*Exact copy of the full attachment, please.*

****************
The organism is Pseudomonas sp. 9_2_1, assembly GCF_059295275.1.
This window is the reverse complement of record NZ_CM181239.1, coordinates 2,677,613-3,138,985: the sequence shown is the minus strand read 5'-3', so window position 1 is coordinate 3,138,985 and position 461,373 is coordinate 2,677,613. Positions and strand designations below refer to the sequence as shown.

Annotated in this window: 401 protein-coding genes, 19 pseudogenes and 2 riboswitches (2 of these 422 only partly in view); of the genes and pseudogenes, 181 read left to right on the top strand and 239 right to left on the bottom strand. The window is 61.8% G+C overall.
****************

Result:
The organism is Pseudomonas sp. 9_2_1, assembly GCF_059295275.1.
This window is the reverse complement of record NZ_CM181239.1, coordinates 2,677,613-3,138,985: the sequence shown is the minus strand read 5'-3', so window position 1 is coordinate 3,138,985 and position 461,373 is coordinate 2,677,613. Positions and strand designations below refer to the sequence as shown.

Annotated in this window: 401 protein-coding genes, 19 pseudogenes and 2 riboswitches (2 of these 422 only partly in view); of the genes and pseudogenes, 181 read left to right on the top strand and 239 right to left on the bottom strand. The window is 61.8% G+C overall.